Earlier this summer,* the Oregon Court of Appeals issued a ruling that recognized the economic reality for workers who are unemployed. Under Oregon law, people who lose their jobs generally cannot receive unemployment benefits unless the employer was the one that decided to terminate the worker from employment (meaning the employee was fired or laid off), or the employee quit, but with “good cause.” ORS 657.176 .
In Aguilar v. Employment Dept., the Court of Appeals held that an employee has “good cause” to quit when the employer is about to fire or lay off the employee, but the employee quits instead to preserve the ability to get another job. The decision came in the case of a teacher who was told that she was about to be let go because she didn’t quite have all the credentials to stay on the job. But the school district and her union also told her that if she was let go, she would have a very hard time getting a job at another school–unless she resigned. So she did.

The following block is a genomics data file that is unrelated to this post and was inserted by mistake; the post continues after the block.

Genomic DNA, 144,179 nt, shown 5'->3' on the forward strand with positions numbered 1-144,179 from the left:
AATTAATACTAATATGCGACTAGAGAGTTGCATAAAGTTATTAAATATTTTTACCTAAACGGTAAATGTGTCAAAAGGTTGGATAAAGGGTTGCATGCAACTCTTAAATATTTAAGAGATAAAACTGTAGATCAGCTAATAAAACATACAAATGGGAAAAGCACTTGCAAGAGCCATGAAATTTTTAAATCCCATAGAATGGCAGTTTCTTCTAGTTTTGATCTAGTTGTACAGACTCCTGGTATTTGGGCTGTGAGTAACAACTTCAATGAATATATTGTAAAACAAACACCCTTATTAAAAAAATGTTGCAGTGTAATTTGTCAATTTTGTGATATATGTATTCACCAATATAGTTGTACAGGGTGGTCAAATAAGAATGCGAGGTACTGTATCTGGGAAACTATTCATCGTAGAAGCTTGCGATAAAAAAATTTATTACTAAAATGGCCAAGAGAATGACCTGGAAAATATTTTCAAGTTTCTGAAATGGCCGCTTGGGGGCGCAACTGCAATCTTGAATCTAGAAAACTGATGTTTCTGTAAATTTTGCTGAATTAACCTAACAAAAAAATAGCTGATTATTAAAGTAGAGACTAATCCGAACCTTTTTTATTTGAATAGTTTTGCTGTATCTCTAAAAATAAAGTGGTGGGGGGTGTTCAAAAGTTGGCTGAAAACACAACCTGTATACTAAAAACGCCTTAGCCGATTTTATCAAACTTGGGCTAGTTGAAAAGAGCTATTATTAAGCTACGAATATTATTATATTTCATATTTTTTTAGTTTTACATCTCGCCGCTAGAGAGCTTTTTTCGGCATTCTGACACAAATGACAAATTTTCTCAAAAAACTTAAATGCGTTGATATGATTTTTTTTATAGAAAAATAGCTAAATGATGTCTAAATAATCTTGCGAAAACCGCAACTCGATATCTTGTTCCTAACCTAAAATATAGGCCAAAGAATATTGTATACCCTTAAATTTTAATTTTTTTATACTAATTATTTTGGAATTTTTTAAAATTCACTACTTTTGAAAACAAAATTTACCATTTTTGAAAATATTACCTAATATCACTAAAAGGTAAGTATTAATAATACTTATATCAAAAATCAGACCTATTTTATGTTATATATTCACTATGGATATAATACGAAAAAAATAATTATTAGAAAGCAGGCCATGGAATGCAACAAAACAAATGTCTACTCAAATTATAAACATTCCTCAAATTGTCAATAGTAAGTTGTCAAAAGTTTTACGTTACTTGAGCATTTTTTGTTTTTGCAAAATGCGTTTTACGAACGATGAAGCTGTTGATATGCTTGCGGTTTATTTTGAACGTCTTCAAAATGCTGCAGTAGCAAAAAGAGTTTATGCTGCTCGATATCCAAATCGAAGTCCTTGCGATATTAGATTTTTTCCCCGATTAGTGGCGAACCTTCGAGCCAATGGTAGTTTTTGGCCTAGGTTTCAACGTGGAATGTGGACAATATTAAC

Once the teacher applied for unemployment benefits, the school district said, basically, “she wasn’t fired, and she didn’t have a good reason to quit, so she shouldn’t get benefits.” Luckily, the court rejected that argument. It understood that, especially for teachers, once you get pushed out of your job, it might be hard to find another job in your field ever again. And that is indeed a good reason to leave the job you have, especially when you’re about to lose it anyway.
*It is still technically summer until tomorrow.